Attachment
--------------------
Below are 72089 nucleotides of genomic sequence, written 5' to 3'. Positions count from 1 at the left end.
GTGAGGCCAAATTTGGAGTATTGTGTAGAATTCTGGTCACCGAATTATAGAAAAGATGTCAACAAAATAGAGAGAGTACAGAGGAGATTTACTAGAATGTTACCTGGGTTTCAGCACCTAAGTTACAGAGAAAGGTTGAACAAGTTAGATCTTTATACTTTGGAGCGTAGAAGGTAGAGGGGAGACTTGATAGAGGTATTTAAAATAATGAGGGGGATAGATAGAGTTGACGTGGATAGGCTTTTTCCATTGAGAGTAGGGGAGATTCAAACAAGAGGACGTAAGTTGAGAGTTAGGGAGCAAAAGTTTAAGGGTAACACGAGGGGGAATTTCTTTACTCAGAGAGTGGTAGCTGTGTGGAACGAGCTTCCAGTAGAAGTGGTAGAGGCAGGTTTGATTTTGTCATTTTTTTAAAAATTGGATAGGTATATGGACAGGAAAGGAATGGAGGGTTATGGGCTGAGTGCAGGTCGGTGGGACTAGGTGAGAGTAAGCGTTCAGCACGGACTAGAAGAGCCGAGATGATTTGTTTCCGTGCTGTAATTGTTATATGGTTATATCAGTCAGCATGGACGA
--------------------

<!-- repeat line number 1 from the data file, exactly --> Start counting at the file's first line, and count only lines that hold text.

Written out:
Below are 72089 nucleotides of genomic sequence, written 5' to 3'. Positions count from 1 at the left end.